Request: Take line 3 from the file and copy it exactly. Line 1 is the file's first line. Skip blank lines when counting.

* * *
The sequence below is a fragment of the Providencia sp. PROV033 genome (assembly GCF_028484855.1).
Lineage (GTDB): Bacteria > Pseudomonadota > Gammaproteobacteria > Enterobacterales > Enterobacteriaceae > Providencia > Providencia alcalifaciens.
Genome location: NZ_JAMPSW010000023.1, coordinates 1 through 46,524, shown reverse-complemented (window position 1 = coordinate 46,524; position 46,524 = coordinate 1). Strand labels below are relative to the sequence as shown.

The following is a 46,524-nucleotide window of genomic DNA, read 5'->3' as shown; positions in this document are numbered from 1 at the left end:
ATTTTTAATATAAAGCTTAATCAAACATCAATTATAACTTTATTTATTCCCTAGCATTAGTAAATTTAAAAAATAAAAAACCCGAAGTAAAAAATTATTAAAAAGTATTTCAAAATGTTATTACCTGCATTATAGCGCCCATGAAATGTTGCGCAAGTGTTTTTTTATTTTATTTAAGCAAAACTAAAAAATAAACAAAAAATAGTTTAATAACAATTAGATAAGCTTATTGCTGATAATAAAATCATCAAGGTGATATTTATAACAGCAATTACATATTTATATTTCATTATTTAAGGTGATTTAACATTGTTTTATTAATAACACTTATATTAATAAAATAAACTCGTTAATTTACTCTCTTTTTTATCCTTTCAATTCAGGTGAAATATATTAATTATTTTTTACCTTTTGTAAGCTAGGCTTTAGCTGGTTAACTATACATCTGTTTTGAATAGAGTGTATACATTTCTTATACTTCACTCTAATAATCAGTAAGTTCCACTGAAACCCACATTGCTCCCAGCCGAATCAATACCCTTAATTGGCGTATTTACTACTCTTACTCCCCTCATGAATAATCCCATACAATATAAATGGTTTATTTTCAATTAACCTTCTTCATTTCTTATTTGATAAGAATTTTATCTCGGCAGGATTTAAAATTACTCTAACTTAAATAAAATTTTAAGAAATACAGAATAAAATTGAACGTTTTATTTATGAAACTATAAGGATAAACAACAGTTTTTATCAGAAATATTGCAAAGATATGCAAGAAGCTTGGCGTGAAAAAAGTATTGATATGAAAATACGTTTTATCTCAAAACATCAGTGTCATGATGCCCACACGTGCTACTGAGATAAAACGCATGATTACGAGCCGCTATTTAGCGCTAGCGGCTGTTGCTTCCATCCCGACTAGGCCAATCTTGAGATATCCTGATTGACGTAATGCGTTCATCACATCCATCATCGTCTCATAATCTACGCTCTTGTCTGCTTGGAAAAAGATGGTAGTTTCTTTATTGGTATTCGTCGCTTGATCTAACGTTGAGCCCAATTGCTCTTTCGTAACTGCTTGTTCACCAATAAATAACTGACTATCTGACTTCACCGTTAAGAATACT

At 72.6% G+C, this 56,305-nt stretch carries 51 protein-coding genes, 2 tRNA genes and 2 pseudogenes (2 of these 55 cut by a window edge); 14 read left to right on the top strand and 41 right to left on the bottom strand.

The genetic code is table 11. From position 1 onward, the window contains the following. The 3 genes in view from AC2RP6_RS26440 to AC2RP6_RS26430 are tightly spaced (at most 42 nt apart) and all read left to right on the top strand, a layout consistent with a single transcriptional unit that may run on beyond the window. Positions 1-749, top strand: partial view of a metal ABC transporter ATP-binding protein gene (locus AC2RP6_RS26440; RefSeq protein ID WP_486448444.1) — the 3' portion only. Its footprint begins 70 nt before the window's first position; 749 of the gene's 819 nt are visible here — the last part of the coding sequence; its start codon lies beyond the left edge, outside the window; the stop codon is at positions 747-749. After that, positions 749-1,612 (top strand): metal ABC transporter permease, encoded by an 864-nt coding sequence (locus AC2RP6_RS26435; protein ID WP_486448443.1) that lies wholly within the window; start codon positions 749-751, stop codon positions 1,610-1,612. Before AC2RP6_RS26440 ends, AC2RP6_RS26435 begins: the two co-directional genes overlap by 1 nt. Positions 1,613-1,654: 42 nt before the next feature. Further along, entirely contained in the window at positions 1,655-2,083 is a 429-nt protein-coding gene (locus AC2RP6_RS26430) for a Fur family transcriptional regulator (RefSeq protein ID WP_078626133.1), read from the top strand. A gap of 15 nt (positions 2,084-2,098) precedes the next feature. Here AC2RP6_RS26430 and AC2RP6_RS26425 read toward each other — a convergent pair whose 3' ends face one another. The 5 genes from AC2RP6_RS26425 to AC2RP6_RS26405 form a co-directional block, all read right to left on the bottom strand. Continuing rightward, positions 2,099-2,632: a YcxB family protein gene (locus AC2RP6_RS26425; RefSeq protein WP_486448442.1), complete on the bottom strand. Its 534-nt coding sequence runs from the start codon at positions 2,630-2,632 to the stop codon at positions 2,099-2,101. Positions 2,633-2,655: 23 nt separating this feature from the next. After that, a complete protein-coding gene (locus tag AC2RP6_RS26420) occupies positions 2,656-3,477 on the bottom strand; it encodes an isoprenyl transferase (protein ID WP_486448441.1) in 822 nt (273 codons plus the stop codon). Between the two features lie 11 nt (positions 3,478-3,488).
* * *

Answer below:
Genome location: NZ_JAMPSW010000023.1, coordinates 1 through 46,524, shown reverse-complemented (window position 1 = coordinate 46,524; position 46,524 = coordinate 1). Strand labels below are relative to the sequence as shown.